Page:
In daily life, we are so focused on execution that we lose sight of the effect our actions. For this reason, feedback is essential to make us aware of our original intentions and resulting reality. Feedback occurs when the output of a system becomes the input of the same. If you ponder on this definition, it is evidently a simplified version. In reality, the system is changed based on the anomalies detected in the output. So these anomalies identify the shortcomings of the system and bridge them. Now it is for us to decide what this system will be. It can be a mechanical contraption or an intensely emotional relationship. In similar lines, you can treat an office as a system. A project team is also a system. In a workplace, there is a solicitation for feedback regularly. There are public awareness campaigns of the feedback and the deadlines for submission. While the paraphernalia for feedback is made public, the actual feedback is given anonymously. When published, there are always questions about if the results were collated or curated. We will set aside the issue of collation or curation. Instead, we will pursue the effective of anonymous feedback. The question of collation and curation will be irrelevant if we follow this path.
What is the reason for submitting feedback anonymously? The obvious answer is the protecting the person who gave the feedback. What are we protecting the person from? The answer is negative consequences. For this answer, I have a follow-up question. If you do not like the feedback, then why are you asking for the same? If you have to change yourself, then you should be open to receiving all kinds of feedback. If everything is going well, there is no need for a change. A change is necessary when there are faults associated with a system. If we cannot accept the flaws, then we should not be asking for feedback. There is an interesting dichotomy in the whole process which is related to the hierarchy. For instance, when a leader reviews a subordinate, everything is transparent. By contrast, when the reverse happens, the leader is always given feedback anonymously. If the cloak of anonymity is to protect the subordinate, then there is a whole another issue with the organization. There is no trust.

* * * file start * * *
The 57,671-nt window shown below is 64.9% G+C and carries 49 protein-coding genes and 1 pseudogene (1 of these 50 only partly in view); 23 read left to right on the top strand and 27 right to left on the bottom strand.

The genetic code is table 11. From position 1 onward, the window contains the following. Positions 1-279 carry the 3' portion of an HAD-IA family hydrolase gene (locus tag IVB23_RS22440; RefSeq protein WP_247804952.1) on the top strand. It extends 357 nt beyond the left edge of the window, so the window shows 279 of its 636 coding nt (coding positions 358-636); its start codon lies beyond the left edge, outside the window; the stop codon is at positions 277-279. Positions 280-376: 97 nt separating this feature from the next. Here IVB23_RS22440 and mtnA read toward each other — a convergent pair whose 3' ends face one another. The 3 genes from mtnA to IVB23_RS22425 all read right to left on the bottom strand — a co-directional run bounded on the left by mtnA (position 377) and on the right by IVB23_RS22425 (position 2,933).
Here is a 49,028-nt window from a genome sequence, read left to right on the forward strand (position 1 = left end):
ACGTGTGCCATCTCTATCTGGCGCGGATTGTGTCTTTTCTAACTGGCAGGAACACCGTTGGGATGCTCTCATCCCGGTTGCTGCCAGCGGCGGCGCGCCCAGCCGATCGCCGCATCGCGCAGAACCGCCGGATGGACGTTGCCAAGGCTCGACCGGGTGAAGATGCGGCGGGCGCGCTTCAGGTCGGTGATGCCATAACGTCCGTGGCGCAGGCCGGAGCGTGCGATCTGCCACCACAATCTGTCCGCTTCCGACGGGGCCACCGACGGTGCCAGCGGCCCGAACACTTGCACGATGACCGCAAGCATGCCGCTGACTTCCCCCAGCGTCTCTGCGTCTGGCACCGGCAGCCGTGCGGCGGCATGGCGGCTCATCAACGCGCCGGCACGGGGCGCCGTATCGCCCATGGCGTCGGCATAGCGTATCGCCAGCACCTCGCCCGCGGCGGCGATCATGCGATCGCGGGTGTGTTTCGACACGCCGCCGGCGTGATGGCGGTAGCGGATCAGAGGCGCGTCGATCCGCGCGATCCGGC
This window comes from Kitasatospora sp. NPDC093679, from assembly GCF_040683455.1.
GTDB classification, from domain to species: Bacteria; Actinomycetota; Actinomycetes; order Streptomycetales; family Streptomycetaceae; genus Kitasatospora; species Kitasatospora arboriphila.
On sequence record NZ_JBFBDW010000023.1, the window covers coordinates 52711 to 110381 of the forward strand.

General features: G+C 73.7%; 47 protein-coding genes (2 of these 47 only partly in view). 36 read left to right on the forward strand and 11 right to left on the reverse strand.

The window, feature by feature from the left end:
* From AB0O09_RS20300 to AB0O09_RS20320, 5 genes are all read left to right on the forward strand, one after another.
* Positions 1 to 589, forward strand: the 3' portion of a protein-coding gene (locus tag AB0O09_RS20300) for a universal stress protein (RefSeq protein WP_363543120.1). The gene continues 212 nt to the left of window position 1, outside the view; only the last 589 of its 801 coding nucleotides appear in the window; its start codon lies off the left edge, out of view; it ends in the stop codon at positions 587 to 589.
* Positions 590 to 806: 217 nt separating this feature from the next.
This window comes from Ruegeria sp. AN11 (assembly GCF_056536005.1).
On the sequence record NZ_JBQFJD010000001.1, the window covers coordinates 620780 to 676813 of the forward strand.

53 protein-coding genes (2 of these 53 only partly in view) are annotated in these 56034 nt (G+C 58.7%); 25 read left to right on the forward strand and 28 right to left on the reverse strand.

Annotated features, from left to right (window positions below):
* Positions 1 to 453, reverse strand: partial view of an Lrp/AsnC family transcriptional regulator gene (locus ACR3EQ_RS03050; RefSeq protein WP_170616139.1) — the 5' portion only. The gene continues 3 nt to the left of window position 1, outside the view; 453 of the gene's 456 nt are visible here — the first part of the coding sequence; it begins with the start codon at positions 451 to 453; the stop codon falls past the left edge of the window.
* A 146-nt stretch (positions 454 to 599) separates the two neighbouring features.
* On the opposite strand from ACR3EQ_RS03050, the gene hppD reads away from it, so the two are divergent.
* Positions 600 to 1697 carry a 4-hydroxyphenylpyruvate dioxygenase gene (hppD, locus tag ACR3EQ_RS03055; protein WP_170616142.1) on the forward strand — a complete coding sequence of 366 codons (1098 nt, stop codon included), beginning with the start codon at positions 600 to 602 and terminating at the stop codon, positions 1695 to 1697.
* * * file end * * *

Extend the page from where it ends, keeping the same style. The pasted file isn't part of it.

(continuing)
This cloak of anonymity adds two more issues in the mix which is worth mentioning. The feedback can take the form of a scathing attack. The pent-up negative emotions surface to provide relief to the person submitting the feedback. But in the overall scheme of things, this act does not result in any improvement to the working condition. Some may hope the circumstances might change because of the spewed hatred. It might improve for a short while before everything goes back to the previous state. When there is a cloak of anonymity, it is easier to become vengeful with our feedback. The second issue is more disturbing than the first. Collation and curation complicate the latter issue. When we do not know who was the aggrieved party, then we cannot design a solution which can be measured for effectiveness. Sometimes, we end up implementing a general solution which turns out to be ineffective in the long run. The new change can end up causing new problems while the old ones remain unchanged.
In summary, the cloak of anonymity should be pulled down for feedback. The first step is to create the trust in your workplace. If you succeed in creating a trusting environment, the feedback will be given instantaneously without fearing of repercussions. Then you will constantly be changing the system for good. Isn't this result the goal of continuous improvement?
Photo Courtesy: Jurgen Appelo
Photo Courtesy: Jurgen Appelo